With Aperitivo hour rolling in, and one distracted-by-architecture crash under my belt already, it was time to park up our bicycles and settle in for a Spritz, and our now nightly pre-dinner snack fest. Janet and I had spent the day exploring Ferrara by bike, from its cobbled Roman streets to its renaissance palace.
Ferrara might not be as famous with travellers like Bologna, Modena, or some of the other best places to visit in Emilia Romagna, but it makes for an ideal day-trip from Bologna, or an unexpected overnight stay, if you over-indulge in said Spritzs and miss the last train… my bad.
A relatively compact city, Ferrara’s architecture tells two sides of its history. With both renaissance and Roman art and architecture to celebrate it, Ferrara is undoubtedly more likely to appeal those interested in its history, than the foodie scene which is more prevalent in other Emilia Romagna gastronomic destinations.
That said, there are plenty of hip bars and tasty restaurants to sample here, and thanks to the large University, it also packs a much younger and energetic atmosphere than some nearby cities.
Things to do in Ferrara
Our time here was lazy, and we slowly took in the attractions of Ferrara with occasional stops for alfresco gelato or prosecco in the warm June sun. Ferrara isn’t going to burn you out like other city day trips, and exploring the city by bicycle was an ideal way to fit everything into a day trip from Bologna. This is obviously a short list of what we did on a day visit to Ferrara, but there are plenty more galleries and impressive architectural buildings to admire if you spend longer here.
The rightful star of Ferrara is the Este Palace, surrounded by its moat and standing proudly in the centre of the old city.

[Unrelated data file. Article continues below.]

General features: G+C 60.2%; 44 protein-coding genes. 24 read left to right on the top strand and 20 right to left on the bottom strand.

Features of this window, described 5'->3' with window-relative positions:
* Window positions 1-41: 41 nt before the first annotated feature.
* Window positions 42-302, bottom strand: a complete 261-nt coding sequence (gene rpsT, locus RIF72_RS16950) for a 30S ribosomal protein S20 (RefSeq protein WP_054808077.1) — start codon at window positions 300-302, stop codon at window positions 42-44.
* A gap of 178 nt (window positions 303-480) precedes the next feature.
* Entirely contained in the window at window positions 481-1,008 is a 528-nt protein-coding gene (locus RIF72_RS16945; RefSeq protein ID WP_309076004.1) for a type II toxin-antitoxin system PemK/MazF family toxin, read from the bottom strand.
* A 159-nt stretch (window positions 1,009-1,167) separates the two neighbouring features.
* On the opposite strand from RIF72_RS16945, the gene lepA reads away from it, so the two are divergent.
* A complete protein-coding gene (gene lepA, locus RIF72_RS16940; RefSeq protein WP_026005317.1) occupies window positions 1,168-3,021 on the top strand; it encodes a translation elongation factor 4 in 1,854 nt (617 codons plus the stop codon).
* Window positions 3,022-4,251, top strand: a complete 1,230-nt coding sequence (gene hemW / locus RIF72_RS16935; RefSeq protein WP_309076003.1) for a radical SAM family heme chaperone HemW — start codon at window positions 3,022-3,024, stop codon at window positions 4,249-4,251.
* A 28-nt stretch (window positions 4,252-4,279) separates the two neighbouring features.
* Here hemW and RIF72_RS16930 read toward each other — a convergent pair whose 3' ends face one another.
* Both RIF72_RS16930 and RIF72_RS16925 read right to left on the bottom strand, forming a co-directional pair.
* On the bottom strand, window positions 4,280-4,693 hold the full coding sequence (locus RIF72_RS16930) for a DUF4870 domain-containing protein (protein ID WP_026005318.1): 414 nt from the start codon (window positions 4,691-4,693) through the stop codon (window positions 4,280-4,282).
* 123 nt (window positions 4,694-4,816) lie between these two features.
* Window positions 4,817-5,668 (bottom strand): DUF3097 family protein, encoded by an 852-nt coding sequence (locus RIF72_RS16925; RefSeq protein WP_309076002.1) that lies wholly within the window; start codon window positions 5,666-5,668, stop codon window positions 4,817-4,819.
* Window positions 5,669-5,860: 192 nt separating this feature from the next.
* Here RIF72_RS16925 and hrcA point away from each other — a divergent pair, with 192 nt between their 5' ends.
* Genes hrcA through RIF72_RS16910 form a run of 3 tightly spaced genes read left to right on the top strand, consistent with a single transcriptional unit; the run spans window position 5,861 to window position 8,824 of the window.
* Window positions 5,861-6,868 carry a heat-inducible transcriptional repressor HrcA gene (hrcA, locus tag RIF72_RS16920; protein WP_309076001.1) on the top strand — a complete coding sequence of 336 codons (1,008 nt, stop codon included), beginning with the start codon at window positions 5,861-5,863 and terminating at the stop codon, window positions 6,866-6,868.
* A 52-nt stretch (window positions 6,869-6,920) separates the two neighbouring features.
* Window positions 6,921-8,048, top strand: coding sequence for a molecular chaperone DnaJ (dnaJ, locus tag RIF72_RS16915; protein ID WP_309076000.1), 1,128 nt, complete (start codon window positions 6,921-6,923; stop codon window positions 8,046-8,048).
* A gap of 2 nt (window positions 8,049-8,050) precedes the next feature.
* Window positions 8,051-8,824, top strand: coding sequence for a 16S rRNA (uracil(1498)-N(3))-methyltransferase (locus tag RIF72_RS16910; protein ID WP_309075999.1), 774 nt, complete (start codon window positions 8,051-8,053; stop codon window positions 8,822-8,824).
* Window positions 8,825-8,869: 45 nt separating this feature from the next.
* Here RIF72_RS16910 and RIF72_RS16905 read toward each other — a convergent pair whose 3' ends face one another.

From the rooftop, you’ll be able to get your bearings so do start your visit here, especially as you’ll find many a bike rental place nearby.
Inside the ceilings are beyond words, and so impressive that mirrors are strategically positioned throughout, so you don’t leave with a permanent neck injury from looking upwards the whole time. Each room offers more impressive artwork, while the terraces, with orange trees, show another side to how life would have once been inside the palace.
The Este family ruled here from the 13th to the 16th-century, and here you can also learn about their links to the Lombardy region, and beyond into Germany.
Cathedral of Ferrara
The Catholic Cathedral of Ferrara is a delight both inside and out. The striking and ornate details of the exterior are prevalent in northern Italy, and especially within Emilia Romagna I discovered on my extended travels here, but this particular cathedral really stands out, I think thanks to the tower at the back and the long leading lines of archways on the side.
While you may not be up for a second palace/castle visit in one day, The Diamanti Palace is rather unusual thanks to the marble blocks which create its striking design.
The name hints at that unique feature, which is the diamond-like shapes which the exterior marble design boasts. Inside the palace, you’ll find a collection of artwork, mainly from local artists in this university city, which spans some 600 years.
Palazzo Municipale and Piazza Savonarola
Colourful streets weave off these to squares, one boasting the Cathedral and the other the Etse Palace.
They are both fantastic places to settle in for a slightly more expensive drink and snack than the side streets, but the buzz and wonderment of the architecture compensate for the additional few cents.
National Archaeological Museum
This fantastic building, centred around a 16th-century courtyard is well worth a visit for the architecture alone, even if you aren’t;t so interested in what is on display inside.